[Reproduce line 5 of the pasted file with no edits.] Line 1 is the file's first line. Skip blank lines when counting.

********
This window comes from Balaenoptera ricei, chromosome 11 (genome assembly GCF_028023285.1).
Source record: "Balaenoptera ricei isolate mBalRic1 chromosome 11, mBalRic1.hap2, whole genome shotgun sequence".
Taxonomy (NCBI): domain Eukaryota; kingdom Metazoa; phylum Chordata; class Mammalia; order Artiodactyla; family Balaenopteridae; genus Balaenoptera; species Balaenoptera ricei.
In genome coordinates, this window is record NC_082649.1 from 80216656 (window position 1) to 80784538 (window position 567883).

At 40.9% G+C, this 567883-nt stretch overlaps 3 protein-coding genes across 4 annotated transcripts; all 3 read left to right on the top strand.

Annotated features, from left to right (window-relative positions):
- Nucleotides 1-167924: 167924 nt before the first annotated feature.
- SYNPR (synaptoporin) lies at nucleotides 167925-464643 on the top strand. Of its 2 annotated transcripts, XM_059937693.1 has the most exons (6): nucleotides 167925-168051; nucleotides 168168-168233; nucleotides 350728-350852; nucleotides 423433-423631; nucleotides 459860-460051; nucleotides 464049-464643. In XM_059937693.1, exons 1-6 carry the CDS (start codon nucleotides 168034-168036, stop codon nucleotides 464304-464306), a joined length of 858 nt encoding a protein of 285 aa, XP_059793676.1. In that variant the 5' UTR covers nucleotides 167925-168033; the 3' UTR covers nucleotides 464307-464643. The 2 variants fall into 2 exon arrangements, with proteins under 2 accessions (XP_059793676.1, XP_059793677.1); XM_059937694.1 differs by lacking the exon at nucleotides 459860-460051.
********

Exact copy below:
At 40.9% G+C, this 567883-nt stretch overlaps 3 protein-coding genes across 4 annotated transcripts; all 3 read left to right on the top strand.